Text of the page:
- - Friday, April 13, 2018

ANALYSIS/OPINION:

Can someone call the National Zoo Friday morning? They open at 8 a.m.The number is 202-633-4888.

Can you ask them to send all the camels that they have down to the Capital One Arena? In fact, any animals they have with a hump?

It’s clear the Washington Capitals don’t appreciate the postseason hump they carried into the opening round of the Stanley Cup playoffs Thursday night at the arena, because they only made it bigger by blowing a gift of a 2-0 lead, losing game one in overtime 4-3 to the first wild-card team in the Metro Division, the Columbus Blue Jackets.

It was perhaps the worst first-round Game 1 playoff loss the Capitals have suffered since the infamous 3-2 overtime loss to the eighth-seeded Montreal Canadiens in 2010.

That was a few humps ago.

Columbus literally handed Washington a 2-0 lead in the first period when Josh Anderson received a five-minute boarding penalty near the end of the period and was ejected for slamming Michale Kempny, who left the ice looking shaky and never returned.

Evgeny Kutnetsov scored a power-play goal 28 seconds later, and followed it up quickly with a second power-play score 29 seconds later, giving Washington and starting goalie Philipp Grubauer – getting the start in place of Braden Holtby —what should have been comfortable 2-0 lead.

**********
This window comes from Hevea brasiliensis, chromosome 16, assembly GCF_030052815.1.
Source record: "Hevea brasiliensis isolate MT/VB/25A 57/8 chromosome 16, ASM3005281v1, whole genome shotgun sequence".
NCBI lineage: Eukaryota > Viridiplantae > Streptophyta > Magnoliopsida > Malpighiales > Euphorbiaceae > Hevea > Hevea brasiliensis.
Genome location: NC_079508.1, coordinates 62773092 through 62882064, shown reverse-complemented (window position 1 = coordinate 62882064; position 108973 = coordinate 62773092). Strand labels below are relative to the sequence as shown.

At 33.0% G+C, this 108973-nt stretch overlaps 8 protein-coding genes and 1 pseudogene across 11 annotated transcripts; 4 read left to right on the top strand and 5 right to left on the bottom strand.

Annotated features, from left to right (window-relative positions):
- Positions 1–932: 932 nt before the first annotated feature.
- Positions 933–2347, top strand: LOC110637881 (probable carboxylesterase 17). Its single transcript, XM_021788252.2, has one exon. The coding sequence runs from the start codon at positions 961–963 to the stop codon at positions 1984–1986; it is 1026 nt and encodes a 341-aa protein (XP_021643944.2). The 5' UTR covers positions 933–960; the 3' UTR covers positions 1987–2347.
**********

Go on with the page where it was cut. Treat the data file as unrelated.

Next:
The problem, though, is the same problem that has plagued the Capitals in the Alex Ovechkin era (no points) — too comfortable, no sense of urgency and playing with the fear that once again, the hump will crush them like it did Thursday night.

When Columbus coach John Tortorella described his star player — Artemi Panarin, who scored the winning overtime goal on a beautiful shot over the left shoulder of Grubauer, he said this: “A guy that makes something out of nothing. Makes a great play on the tying goal and scores the goal that a lot of people can’t score in this league. That is sometimes the difference between winning and losing…..Big game players, that’s important if you want to find your way in high stakes games.”

That would translate the “O” in Alex Ovechkin to “Ouch.”

Here’s how the Capitals didn’t play Thursday night — and rarely do in the playoffs:

“We just stayed with it,” Tortorella said when asked about how his team responded being down 2-0 in the first period. “There was no panic on the bench … this is different. We were having a ball. There was no nervousness. The players were having a ball.”

Washington coach Barry Trotz didn’t exactly have the same take on his team’s effort.

“I thought it was almost three different games,” he said. “The first period we were very disciplined, we carried the play, obviously we got our power play goals. Second period, you know they’re going to have a push, I thought in the first part of that period they were a little stronger than us on the puck, I thought we got it back toward the end of that period. Then obviously in the third period they get it tied, we get the lead, we take three penalties in the third period, putting us in a position where we are going to overtime.”

Three games? The Capitals struggle with one.

So much for the notion that because this team wasn’t as good in the regular season as past Capitals teams have been, they’ll be better in the postseason. Somebody clean up that camel mess.

Thom Loverro hosts his weekly podcast “Cigars & Curveballs” Wednesdays available on iTunes, Google Play and the reVolver podcast network.

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